LOS ANGELES -- Indiana Pacers assistant coach Brian Shaw spent the last 12 seasons working for the Los Angeles Lakers -- four as a player, one as a scout and the last seven as an assistant on Phil Jackson's staff. During that period of more than a decade, Shaw made the trip to Staples Center hundreds of times, but Sunday was his first time being in the arena as a visitor.
"It was the first time I had ever been in the other locker room, if you believe it," Shaw said before the Lakers played the Pacers. "Ever. Believe it or not."
Shaw returns to Los Angeles not only as a former Lakers employee, but as a man spurned by his former franchise after being one of the three candidates to interview for the head coaching vacancy after Jackson retired along with current coach Mike Brown and Rick Adelman, who went on to coach the Minnesota Timberwolves.
The 45-year-old Shaw said he has already put his Lakers past behind him and embraces his new role as the associate head coach in Indiana working under Frank Vogel.
"It started the day that I signed to become a coach with the Pacers. I think it was July 13th, to be exact," Shaw said. "I've never had a problem with Mike Brown, the hiring of Mike Brown or anything like that. My only issue was the way I found out and how that was handled, but I understand the nature of the business. I've been in the business a long time. So, in terms of moving on, the toughest part was packing up the family and the house and finding a school for the kids and all that kind of stuff. Other than that, everything was fine."
Shaw was not informed of Brown's hiring personally by anyone in the Lakers' organization, instead first hearing the news from a reporter.
"When I look back on it, the entire time I was here I was on a year-to-year contract, so, it never really felt like there was a whole lot of security," Shaw said. "It could have happened at any point, so I just kind of kept that in perspective. I understand that when a coach like Phil goes out and a new coach comes in, they want to bring their own people and whatever else, so, like I said, I understand that part of it. In terms of that, it's not that difficult to move on."
Brown downplayed the significance of Shaw coming back with the Pacers after Brown beat him out for the Lakers job.
"No, it's not [weird]," Brown said. "I think it's like that a lot. Guys interview for jobs and they do or don't get it. I've had that happen to me before. To me, it's not weird. I don't know how it is for him."
The two already got the chance to bury the hatchet during the lockout at Tim Grgurich's coaching clinic that they both attended back in September.
"I can't really remember, but I don't think we talked about him getting the job [in Indiana] or me getting the job [in Los Angeles] at all," Brown said. "It was just, 'Hey, how you doing? How's your family doing? Wish you luck.' That kind of thing."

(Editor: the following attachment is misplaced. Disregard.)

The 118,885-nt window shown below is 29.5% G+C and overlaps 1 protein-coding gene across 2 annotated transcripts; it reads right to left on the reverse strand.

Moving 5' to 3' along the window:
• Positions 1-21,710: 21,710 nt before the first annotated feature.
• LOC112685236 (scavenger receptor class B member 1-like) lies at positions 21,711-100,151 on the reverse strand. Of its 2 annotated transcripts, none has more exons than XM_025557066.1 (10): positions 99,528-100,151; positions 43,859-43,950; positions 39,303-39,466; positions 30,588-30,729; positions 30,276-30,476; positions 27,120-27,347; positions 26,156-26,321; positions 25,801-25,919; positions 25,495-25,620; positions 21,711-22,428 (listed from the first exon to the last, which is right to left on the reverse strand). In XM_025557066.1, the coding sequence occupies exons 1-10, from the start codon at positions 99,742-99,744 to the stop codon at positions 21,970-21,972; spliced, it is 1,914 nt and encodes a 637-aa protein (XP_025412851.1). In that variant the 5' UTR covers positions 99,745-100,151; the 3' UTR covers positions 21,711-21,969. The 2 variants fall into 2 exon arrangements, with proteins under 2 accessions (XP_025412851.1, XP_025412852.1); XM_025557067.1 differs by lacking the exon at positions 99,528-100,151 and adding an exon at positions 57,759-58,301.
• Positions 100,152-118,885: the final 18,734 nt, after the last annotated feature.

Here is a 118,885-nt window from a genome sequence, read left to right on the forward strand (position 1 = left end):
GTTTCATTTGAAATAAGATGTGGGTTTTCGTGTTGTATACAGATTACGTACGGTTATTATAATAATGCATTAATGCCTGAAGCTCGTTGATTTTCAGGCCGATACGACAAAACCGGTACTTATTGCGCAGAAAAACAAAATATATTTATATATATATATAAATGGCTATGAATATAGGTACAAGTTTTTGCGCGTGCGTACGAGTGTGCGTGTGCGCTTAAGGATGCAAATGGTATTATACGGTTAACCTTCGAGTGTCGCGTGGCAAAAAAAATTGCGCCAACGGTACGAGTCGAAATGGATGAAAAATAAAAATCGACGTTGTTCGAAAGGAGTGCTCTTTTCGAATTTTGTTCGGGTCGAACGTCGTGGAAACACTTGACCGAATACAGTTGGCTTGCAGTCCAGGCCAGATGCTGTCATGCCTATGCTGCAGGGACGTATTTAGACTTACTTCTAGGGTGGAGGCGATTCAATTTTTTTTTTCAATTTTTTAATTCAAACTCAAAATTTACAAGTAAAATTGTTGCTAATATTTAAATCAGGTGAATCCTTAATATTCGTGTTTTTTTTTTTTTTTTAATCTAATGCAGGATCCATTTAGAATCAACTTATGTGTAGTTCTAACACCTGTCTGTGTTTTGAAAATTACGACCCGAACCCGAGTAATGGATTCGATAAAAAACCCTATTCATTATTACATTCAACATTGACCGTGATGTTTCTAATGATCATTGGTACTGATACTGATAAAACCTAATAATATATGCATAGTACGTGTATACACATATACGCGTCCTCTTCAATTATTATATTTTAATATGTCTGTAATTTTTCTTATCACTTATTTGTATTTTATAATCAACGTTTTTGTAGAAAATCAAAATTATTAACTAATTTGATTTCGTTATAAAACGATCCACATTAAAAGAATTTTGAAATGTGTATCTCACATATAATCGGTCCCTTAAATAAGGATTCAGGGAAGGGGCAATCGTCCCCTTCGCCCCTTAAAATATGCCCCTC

Apparently their conversation did not cover Shaw's thoughts on Kobe Bryant, but Bryant's former coach recognizes the challenge Brown has in assuming leadership over the Lakers' superstar.
"That old adage, 'I guess you can't teach an old dog new tricks,' kind of thing," Shaw said. "He's been in the league 15 or 16 years doing things [one] way, you're not going to change the way that he does things. So, you have to try your best to make the things that he does fit into your system in some kind of way."
Brown has hadn't had the easiest time with the Lakers out of the gates, starting the season with a 10-7 record including a two-game losing streak on a back-to-back in Miami and Orlando coming into the Pacers game.
"I don't know, but I would assume it would be pretty difficult," Shaw said. "Especially because I know some of the strong-minded guys that are still left on the team and they're accustomed to doing things the way they've been doing it. So, any coach that would come in, be it [Brown] or anybody else, would have to face the same issues."
Shaw has not cut his Lakers ties completely. He still keeps in touch with current players like Bryant and even texted with backup forward Luke Walton on Sunday before the game. He also continues to communicate with former Lakers, including Trevor Ariza and Shannon Brown. Jackson also has taken to watching Indiana play during his retirement and "chiming in from time to time" to tell Shaw what he sees.
"Obviously those memories are never going to go anywhere," Shaw said. "But, in terms of just trying to be focused on what I'm doing here with this team, my mentality always is even if I face a teammate or somebody we trade or whatever, my mentality is you're not with us, you're against us. My mentality is the Lakers are just like any other team that we're going to play. We want to beat them until the game is over. When the game is over, we can hug and shake hands and talk, but right now they're an opponent that is standing in our way."
Dave McMenamin covers the Lakers for ESPNLosAngeles.com.